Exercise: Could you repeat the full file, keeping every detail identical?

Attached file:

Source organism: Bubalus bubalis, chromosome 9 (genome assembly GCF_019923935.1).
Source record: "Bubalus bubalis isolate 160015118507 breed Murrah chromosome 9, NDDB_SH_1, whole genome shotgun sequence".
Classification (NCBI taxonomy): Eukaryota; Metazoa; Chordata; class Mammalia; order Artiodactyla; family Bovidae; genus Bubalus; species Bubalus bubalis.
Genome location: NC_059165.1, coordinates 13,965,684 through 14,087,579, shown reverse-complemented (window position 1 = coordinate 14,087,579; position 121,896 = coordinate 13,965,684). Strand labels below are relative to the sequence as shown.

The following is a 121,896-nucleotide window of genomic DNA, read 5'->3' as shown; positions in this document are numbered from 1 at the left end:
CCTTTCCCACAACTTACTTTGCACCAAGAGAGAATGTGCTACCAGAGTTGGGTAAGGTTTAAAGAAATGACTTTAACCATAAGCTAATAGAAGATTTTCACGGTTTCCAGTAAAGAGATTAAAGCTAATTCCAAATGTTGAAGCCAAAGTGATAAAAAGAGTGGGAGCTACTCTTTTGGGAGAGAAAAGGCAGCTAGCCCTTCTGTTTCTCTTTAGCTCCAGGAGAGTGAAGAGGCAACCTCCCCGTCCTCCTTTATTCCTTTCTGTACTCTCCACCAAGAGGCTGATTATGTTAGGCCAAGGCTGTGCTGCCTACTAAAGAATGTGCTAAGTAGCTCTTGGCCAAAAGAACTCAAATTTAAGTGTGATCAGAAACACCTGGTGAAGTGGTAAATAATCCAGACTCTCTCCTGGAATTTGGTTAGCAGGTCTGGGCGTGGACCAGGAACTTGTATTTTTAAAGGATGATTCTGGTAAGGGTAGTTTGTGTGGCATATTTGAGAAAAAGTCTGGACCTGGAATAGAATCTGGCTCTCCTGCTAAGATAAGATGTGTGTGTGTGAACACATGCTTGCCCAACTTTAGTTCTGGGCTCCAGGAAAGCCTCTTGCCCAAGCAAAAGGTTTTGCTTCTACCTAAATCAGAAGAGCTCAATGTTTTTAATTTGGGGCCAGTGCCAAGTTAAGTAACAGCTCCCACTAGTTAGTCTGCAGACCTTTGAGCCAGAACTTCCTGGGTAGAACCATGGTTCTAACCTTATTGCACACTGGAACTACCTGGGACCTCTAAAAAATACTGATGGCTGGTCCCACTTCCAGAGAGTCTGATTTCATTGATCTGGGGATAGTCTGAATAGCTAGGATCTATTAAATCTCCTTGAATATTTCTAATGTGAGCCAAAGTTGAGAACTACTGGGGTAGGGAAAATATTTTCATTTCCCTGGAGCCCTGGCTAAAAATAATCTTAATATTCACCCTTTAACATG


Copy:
Source organism: Bubalus bubalis, chromosome 9 (genome assembly GCF_019923935.1).
Source record: "Bubalus bubalis isolate 160015118507 breed Murrah chromosome 9, NDDB_SH_1, whole genome shotgun sequence".
Classification (NCBI taxonomy): Eukaryota; Metazoa; Chordata; class Mammalia; order Artiodactyla; family Bovidae; genus Bubalus; species Bubalus bubalis.
Genome location: NC_059165.1, coordinates 13,965,684 through 14,087,579, shown reverse-complemented (window position 1 = coordinate 14,087,579; position 121,896 = coordinate 13,965,684). Strand labels below are relative to the sequence as shown.

The following is a 121,896-nucleotide window of genomic DNA, read 5'->3' as shown; positions in this document are numbered from 1 at the left end:
CCTTTCCCACAACTTACTTTGCACCAAGAGAGAATGTGCTACCAGAGTTGGGTAAGGTTTAAAGAAATGACTTTAACCATAAGCTAATAGAAGATTTTCACGGTTTCCAGTAAAGAGATTAAAGCTAATTCCAAATGTTGAAGCCAAAGTGATAAAAAGAGTGGGAGCTACTCTTTTGGGAGAGAAAAGGCAGCTAGCCCTTCTGTTTCTCTTTAGCTCCAGGAGAGTGAAGAGGCAACCTCCCCGTCCTCCTTTATTCCTTTCTGTACTCTCCACCAAGAGGCTGATTATGTTAGGCCAAGGCTGTGCTGCCTACTAAAGAATGTGCTAAGTAGCTCTTGGCCAAAAGAACTCAAATTTAAGTGTGATCAGAAACACCTGGTGAAGTGGTAAATAATCCAGACTCTCTCCTGGAATTTGGTTAGCAGGTCTGGGCGTGGACCAGGAACTTGTATTTTTAAAGGATGATTCTGGTAAGGGTAGTTTGTGTGGCATATTTGAGAAAAAGTCTGGACCTGGAATAGAATCTGGCTCTCCTGCTAAGATAAGATGTGTGTGTGTGAACACATGCTTGCCCAACTTTAGTTCTGGGCTCCAGGAAAGCCTCTTGCCCAAGCAAAAGGTTTTGCTTCTACCTAAATCAGAAGAGCTCAATGTTTTTAATTTGGGGCCAGTGCCAAGTTAAGTAACAGCTCCCACTAGTTAGTCTGCAGACCTTTGAGCCAGAACTTCCTGGGTAGAACCATGGTTCTAACCTTATTGCACACTGGAACTACCTGGGACCTCTAAAAAATACTGATGGCTGGTCCCACTTCCAGAGAGTCTGATTTCATTGATCTGGGGATAGTCTGAATAGCTAGGATCTATTAAATCTCCTTGAATATTTCTAATGTGAGCCAAAGTTGAGAACTACTGGGGTAGGGAAAATATTTTCATTTCCCTGGAGCCCTGGCTAAAAATAATCTTAATATTCACCCTTTAACATG